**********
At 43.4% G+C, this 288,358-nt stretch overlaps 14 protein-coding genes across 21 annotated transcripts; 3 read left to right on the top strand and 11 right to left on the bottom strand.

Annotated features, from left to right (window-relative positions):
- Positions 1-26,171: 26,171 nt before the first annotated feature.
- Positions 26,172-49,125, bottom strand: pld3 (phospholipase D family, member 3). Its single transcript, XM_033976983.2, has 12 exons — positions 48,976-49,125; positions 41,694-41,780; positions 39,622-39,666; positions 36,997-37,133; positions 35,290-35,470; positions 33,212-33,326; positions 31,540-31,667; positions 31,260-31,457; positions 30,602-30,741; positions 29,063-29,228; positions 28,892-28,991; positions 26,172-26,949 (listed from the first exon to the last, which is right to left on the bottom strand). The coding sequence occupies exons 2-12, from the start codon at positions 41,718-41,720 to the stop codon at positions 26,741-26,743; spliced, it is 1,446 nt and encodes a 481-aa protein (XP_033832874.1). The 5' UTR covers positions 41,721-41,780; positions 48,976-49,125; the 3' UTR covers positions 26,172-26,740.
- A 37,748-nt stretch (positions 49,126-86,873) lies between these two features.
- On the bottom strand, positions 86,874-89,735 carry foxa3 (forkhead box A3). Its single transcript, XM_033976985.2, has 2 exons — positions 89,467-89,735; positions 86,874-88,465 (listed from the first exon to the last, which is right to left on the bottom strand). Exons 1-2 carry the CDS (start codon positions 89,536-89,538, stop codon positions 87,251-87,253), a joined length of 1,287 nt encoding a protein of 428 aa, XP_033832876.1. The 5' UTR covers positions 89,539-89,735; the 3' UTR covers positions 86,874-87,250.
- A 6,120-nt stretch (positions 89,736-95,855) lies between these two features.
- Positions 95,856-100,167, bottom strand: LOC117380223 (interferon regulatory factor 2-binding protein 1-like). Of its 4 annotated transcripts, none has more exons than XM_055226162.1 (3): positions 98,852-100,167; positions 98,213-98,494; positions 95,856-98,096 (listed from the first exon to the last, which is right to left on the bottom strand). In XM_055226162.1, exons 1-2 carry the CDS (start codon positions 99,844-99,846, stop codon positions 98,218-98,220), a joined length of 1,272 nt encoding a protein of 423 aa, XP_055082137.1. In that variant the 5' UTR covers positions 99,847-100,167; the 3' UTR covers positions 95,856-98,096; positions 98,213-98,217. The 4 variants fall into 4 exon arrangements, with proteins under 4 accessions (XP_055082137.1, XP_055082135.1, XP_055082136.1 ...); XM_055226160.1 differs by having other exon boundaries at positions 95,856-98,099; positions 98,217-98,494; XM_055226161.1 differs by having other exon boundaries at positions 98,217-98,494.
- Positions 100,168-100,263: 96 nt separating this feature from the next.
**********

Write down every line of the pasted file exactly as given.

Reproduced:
At 43.4% G+C, this 288,358-nt stretch overlaps 14 protein-coding genes across 21 annotated transcripts; 3 read left to right on the top strand and 11 right to left on the bottom strand.

Annotated features, from left to right (window-relative positions):
- Positions 1-26,171: 26,171 nt before the first annotated feature.
- Positions 26,172-49,125, bottom strand: pld3 (phospholipase D family, member 3). Its single transcript, XM_033976983.2, has 12 exons — positions 48,976-49,125; positions 41,694-41,780; positions 39,622-39,666; positions 36,997-37,133; positions 35,290-35,470; positions 33,212-33,326; positions 31,540-31,667; positions 31,260-31,457; positions 30,602-30,741; positions 29,063-29,228; positions 28,892-28,991; positions 26,172-26,949 (listed from the first exon to the last, which is right to left on the bottom strand). The coding sequence occupies exons 2-12, from the start codon at positions 41,718-41,720 to the stop codon at positions 26,741-26,743; spliced, it is 1,446 nt and encodes a 481-aa protein (XP_033832874.1). The 5' UTR covers positions 41,721-41,780; positions 48,976-49,125; the 3' UTR covers positions 26,172-26,740.
- A 37,748-nt stretch (positions 49,126-86,873) lies between these two features.
- On the bottom strand, positions 86,874-89,735 carry foxa3 (forkhead box A3). Its single transcript, XM_033976985.2, has 2 exons — positions 89,467-89,735; positions 86,874-88,465 (listed from the first exon to the last, which is right to left on the bottom strand). Exons 1-2 carry the CDS (start codon positions 89,536-89,538, stop codon positions 87,251-87,253), a joined length of 1,287 nt encoding a protein of 428 aa, XP_033832876.1. The 5' UTR covers positions 89,539-89,735; the 3' UTR covers positions 86,874-87,250.
- A 6,120-nt stretch (positions 89,736-95,855) lies between these two features.
- Positions 95,856-100,167, bottom strand: LOC117380223 (interferon regulatory factor 2-binding protein 1-like). Of its 4 annotated transcripts, none has more exons than XM_055226162.1 (3): positions 98,852-100,167; positions 98,213-98,494; positions 95,856-98,096 (listed from the first exon to the last, which is right to left on the bottom strand). In XM_055226162.1, exons 1-2 carry the CDS (start codon positions 99,844-99,846, stop codon positions 98,218-98,220), a joined length of 1,272 nt encoding a protein of 423 aa, XP_055082137.1. In that variant the 5' UTR covers positions 99,847-100,167; the 3' UTR covers positions 95,856-98,096; positions 98,213-98,217. The 4 variants fall into 4 exon arrangements, with proteins under 4 accessions (XP_055082137.1, XP_055082135.1, XP_055082136.1 ...); XM_055226160.1 differs by having other exon boundaries at positions 95,856-98,099; positions 98,217-98,494; XM_055226161.1 differs by having other exon boundaries at positions 98,217-98,494.
- Positions 100,168-100,263: 96 nt separating this feature from the next.